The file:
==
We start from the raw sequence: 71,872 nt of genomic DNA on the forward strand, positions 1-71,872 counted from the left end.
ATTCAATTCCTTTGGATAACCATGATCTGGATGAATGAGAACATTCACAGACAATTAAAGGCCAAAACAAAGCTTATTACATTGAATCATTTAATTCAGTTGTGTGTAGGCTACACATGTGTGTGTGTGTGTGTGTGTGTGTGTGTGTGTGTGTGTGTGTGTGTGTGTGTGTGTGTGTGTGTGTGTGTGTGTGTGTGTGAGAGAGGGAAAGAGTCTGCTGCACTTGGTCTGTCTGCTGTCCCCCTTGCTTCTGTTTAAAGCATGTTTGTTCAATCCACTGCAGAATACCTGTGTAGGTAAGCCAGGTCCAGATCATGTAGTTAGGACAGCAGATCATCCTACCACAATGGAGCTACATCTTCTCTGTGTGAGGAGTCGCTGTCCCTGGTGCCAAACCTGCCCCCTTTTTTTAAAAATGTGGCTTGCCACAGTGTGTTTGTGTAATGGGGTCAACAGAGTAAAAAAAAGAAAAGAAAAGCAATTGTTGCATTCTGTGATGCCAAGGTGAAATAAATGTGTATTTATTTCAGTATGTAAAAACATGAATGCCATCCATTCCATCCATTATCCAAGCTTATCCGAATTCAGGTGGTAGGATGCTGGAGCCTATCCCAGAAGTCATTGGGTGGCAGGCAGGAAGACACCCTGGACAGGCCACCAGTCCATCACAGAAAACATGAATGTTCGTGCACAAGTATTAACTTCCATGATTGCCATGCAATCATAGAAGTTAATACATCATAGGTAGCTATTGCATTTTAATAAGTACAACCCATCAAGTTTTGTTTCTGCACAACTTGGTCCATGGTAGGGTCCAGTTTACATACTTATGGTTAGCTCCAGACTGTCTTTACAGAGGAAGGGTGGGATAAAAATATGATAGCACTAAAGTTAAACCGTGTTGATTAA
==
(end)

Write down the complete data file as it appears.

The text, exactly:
We start from the raw sequence: 71,872 nt of genomic DNA on the forward strand, positions 1-71,872 counted from the left end.
ATTCAATTCCTTTGGATAACCATGATCTGGATGAATGAGAACATTCACAGACAATTAAAGGCCAAAACAAAGCTTATTACATTGAATCATTTAATTCAGTTGTGTGTAGGCTACACATGTGTGTGTGTGTGTGTGTGTGTGTGTGTGTGTGTGTGTGTGTGTGTGTGTGTGTGTGTGTGTGTGTGTGTGTGTGTGTGTGAGAGAGGGAAAGAGTCTGCTGCACTTGGTCTGTCTGCTGTCCCCCTTGCTTCTGTTTAAAGCATGTTTGTTCAATCCACTGCAGAATACCTGTGTAGGTAAGCCAGGTCCAGATCATGTAGTTAGGACAGCAGATCATCCTACCACAATGGAGCTACATCTTCTCTGTGTGAGGAGTCGCTGTCCCTGGTGCCAAACCTGCCCCCTTTTTTTAAAAATGTGGCTTGCCACAGTGTGTTTGTGTAATGGGGTCAACAGAGTAAAAAAAAGAAAAGAAAAGCAATTGTTGCATTCTGTGATGCCAAGGTGAAATAAATGTGTATTTATTTCAGTATGTAAAAACATGAATGCCATCCATTCCATCCATTATCCAAGCTTATCCGAATTCAGGTGGTAGGATGCTGGAGCCTATCCCAGAAGTCATTGGGTGGCAGGCAGGAAGACACCCTGGACAGGCCACCAGTCCATCACAGAAAACATGAATGTTCGTGCACAAGTATTAACTTCCATGATTGCCATGCAATCATAGAAGTTAATACATCATAGGTAGCTATTGCATTTTAATAAGTACAACCCATCAAGTTTTGTTTCTGCACAACTTGGTCCATGGTAGGGTCCAGTTTACATACTTATGGTTAGCTCCAGACTGTCTTTACAGAGGAAGGGTGGGATAAAAATATGATAGCACTAAAGTTAAACCGTGTTGATTAA